A professor is urging that the popular STEM acronym expand to STEAM with an "A" for the arts.


A new business and industry coalition to be announced tomorrow is seeking to enhance and elevate the U.S. commitment to STEM education


If you don't live or work here in Washington, it could be hard to wrap your head around the intense inside-the-Beltway mentality that shapes dialogue around here. But since our office is inside that Beltway, for better or worse, it came as no surprise that I was inundated with official statements yesterday about the first public draft of the common standards. Most were fairly predictable, of course, given their long-standing agendas or their roles supporting the project (or the politically sensitive prospect of saying anything nasty about the standards). See statements from Achieve, the Business Roundtable, the Alliance for Excellent ...


The Texas Education Agency is criticizing Fox News for its coverage of efforts under way to revise the state's social studies standards.


A new study finds that scientists' initial interest in their subject is often sparked before they enter middle school, a conclusion the researchers suggest has implications for rethinking policy efforts aimed at getting more young people to become scientists. The federally funded study examines the experiences reported by 116 scientists and graduate students that first engaged them in science. Sixty-five percent said their interest began before middle school. Women were more likely to report that their interest was ignited by school-related activities, while most men recounted self-initiated activities, such as conducting home experiments or reading science fiction. The early interest ...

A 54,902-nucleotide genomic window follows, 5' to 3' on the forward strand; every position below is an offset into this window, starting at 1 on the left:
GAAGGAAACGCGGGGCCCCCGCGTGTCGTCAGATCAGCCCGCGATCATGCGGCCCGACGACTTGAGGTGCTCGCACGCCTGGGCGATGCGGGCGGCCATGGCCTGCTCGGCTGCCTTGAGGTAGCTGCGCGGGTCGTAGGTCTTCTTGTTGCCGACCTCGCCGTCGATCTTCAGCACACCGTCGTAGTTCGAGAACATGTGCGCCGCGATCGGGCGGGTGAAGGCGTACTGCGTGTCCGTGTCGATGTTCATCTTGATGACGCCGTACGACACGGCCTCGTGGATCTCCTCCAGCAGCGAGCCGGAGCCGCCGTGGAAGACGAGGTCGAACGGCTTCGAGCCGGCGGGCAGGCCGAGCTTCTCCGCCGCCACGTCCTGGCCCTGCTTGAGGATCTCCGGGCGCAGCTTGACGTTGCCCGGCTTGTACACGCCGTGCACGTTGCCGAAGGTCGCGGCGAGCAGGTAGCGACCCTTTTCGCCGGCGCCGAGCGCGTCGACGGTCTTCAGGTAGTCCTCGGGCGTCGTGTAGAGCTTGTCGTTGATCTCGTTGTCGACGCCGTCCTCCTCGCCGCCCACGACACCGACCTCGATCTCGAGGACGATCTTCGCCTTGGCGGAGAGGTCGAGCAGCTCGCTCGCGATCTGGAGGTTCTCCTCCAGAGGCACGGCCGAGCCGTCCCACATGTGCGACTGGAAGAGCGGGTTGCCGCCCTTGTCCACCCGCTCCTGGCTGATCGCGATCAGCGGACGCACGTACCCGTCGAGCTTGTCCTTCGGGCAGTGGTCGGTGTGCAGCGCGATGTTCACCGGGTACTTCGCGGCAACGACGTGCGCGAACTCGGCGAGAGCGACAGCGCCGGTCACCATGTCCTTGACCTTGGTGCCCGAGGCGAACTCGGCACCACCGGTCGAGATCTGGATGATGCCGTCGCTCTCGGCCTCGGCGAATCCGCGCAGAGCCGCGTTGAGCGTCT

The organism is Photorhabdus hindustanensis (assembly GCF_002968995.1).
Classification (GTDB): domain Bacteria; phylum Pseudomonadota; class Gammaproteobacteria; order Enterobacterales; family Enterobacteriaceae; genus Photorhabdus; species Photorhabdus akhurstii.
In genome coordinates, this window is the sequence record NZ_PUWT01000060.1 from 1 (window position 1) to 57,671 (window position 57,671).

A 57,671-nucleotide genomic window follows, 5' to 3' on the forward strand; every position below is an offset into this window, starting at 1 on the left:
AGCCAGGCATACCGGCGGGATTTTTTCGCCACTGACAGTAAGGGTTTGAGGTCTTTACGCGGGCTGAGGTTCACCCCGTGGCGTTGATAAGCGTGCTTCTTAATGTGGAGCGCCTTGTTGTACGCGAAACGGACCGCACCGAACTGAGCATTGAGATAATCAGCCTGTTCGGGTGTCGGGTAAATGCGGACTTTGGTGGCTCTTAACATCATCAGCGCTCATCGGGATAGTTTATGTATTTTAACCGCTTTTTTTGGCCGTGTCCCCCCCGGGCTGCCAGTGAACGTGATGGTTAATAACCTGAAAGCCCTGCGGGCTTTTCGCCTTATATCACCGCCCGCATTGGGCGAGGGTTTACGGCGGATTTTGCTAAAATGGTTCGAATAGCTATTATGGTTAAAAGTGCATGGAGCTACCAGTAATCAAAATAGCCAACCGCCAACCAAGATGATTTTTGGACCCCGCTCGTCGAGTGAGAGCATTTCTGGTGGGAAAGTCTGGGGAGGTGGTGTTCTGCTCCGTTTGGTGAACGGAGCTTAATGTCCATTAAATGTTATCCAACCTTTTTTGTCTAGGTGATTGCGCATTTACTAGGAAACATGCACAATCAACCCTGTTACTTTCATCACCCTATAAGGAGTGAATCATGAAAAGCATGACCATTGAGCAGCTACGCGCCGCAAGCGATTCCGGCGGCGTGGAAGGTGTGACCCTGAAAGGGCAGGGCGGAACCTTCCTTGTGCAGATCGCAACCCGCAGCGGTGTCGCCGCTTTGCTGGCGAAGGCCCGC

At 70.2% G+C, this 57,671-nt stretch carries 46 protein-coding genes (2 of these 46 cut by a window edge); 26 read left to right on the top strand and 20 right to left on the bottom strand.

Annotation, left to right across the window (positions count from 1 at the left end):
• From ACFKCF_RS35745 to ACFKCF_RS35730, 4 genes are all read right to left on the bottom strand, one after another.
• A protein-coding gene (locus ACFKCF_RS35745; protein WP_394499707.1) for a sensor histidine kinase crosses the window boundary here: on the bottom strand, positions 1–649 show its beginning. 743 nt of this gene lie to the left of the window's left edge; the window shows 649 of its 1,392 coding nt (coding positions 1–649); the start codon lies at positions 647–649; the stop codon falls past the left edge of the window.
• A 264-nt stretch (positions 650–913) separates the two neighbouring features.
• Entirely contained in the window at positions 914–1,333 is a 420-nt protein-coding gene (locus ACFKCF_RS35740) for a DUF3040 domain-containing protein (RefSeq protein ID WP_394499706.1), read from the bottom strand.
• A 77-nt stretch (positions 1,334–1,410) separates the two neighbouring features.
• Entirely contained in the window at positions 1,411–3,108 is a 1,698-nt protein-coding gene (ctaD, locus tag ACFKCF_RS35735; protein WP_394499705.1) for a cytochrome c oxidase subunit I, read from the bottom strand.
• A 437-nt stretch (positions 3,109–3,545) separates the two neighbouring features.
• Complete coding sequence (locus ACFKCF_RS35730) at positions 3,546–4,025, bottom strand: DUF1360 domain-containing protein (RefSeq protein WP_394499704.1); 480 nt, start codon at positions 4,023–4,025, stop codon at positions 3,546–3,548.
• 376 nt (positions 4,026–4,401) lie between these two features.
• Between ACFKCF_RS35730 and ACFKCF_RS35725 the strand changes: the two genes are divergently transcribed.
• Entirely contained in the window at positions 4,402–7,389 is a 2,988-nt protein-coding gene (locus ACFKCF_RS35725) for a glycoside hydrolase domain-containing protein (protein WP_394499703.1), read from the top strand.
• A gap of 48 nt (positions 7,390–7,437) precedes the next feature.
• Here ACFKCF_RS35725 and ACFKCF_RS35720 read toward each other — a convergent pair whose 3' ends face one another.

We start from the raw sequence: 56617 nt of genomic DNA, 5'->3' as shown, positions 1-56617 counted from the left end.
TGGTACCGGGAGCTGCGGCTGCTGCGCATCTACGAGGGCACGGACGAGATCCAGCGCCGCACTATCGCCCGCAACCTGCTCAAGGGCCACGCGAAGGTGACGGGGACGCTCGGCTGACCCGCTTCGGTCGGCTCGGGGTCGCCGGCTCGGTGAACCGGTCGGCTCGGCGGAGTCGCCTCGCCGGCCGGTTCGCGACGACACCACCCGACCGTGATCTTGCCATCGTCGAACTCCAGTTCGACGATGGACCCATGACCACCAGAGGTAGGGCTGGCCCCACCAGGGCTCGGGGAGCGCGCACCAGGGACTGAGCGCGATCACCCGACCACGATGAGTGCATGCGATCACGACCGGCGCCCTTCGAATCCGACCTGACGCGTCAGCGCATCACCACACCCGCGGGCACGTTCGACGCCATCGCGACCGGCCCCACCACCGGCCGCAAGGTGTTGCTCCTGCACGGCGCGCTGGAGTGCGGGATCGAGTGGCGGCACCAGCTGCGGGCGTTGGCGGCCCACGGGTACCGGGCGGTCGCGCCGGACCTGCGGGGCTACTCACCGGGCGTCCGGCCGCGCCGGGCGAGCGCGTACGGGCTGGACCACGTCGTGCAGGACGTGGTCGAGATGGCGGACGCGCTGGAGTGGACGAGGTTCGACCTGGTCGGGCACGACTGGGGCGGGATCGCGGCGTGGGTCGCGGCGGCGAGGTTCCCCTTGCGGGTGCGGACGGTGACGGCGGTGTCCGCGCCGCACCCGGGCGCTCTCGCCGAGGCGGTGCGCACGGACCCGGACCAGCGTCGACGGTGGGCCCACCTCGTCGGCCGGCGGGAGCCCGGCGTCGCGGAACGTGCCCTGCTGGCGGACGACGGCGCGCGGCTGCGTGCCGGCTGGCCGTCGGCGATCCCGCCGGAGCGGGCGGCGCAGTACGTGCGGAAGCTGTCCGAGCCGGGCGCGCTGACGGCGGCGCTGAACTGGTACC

There is an interesting mix of reactions taking shape to the first public draft of the K-12 common standards. (Yes, these folks viewed advance, embargoed copies, or already had the draft because it's been circulated among state leaders.) Check out our story on www.edweek.org, and check back again at 10 a.m EST., when we will link you directly to the drafts. UPDATE: The links to the drafts are now available on our story....


The public-comment period on the grade-by-grade common standards opens tomorrow, and the drafters are very interested in what teachers will have to say about them. Some teachers have been involved in creating the standards, but the folks at the Council of Chief State School Officers and the National Governors Association tell me that they want many more to weigh in. Chris Minnich of the CCSSO and Dane Linn of the NGA say they want to know whether teachers find the standards "teachable" and whether the grade-by-grade progressions of skills outlined in there make sense. They also want to hear teachers' ...


The Texas state board of education is gearing up to resume debate over revisions to the state's social studies standards.


Since you pay such rapt attention to this blog, you already know that the first public draft of the grade-by-grade common standards is supposed to come out this week. And tomorrow's the scheduled release day. We will have a story on www.edweek.org, and we'll blog about it in this space, too. But starting early tomorrow morning, before that stuff happens, there are a few webinars you might want to catch if you are interested in common standards. The National PTA is holding its annual legislative conference, and focusing a large chunk of its Wednesday morning on common standards. ...


Leading textbooks for homeschoolers offer a Bible-influenced view of science, reports a story from the Associated Press


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